The issue, of course, is that our educational system as a whole has not really been transformed to accept the technological trends that have so quickly changed the way the global market does business. In the past, public schools were developed as a part of America’s process of industrialization. Duffy refers to the book, Rethinking Education in the Age of Technology, by Allan Collins and Richard Halverson who describe three eras of education. The first was the Apprenticeship Era, which was in the early nineteenth century. Next came the Universal Schooling Era and the first normal school in 1837. We are in the Lifelong Learning Era now (Duffy, 2014, para. 9). This is where learning takes place anytime, anywhere just as Vander Ark mentioned above. Students have information at their fingertips. With this quick access to online learning, there is strong evidence that schools have begun to incorporate blended, hybrid, and fully online programs either to amplify brick and mortar schools or to develop models that are more directed to personalized learning paths in an online environment. Vander Ark pushes this idea further to “personal digital learning that encourage the entrepreneurs in our schools, embracing a new generation of learning tools and inviting new providers to address unmet needs” (p. 547).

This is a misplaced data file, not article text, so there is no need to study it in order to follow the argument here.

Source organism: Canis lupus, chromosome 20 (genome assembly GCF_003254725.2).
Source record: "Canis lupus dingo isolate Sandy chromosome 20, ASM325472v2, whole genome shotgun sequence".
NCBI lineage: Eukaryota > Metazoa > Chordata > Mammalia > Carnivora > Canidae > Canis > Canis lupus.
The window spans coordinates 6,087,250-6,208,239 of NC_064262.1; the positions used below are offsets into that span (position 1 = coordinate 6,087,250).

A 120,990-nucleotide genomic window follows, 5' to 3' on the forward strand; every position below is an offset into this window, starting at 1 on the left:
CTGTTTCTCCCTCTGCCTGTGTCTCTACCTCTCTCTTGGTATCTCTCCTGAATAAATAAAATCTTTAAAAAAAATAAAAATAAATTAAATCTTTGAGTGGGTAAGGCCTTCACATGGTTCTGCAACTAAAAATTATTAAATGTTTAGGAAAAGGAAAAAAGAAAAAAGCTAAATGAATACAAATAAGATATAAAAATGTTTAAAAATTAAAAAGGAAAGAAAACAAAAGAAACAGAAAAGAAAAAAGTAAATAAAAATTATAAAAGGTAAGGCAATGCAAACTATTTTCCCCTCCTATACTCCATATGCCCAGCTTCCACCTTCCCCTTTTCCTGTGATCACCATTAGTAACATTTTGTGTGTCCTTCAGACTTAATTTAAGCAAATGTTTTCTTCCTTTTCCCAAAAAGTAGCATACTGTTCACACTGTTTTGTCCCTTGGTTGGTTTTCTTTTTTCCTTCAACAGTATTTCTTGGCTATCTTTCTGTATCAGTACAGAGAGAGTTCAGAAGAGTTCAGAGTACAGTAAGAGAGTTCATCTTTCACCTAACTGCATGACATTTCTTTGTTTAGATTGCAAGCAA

One of those needs is for one to one technology in many classrooms. Alan November, in his book, Who Owns the Learning, cringes when schools use technology as “a thousand-dollar pencil” (2012). This means that the activities and assessments are ones that are just being replaced by a computer, not reinvented by the technology. November suggests in his article (2013) that one-to-one should actually be “one-to-World” instead. As soon as you use this language, “it changes the focus of staff development from technical training to understanding how to design assignments that are more empowering – and engage students in learning communities” (2013).
This is where the SAMR model aligns nicely to education. SAMR is a framework created by Dr. Ruben Puentedura in 2013. SAMR is Substitution, Augmentation, Modification, and Redefinition. This model gives the opportunity for technology to be gradually introduced into the educational environment. According to Oxnevad (2013), “The SAMR model is a useful tool for helping teachers think about their own tech use as they begin to make small shifts in the design and implementation of technology driven learning experiences to achieve the next level” (para. 5). Students need to be exposed to digital technology and learn the skills associated with these levels.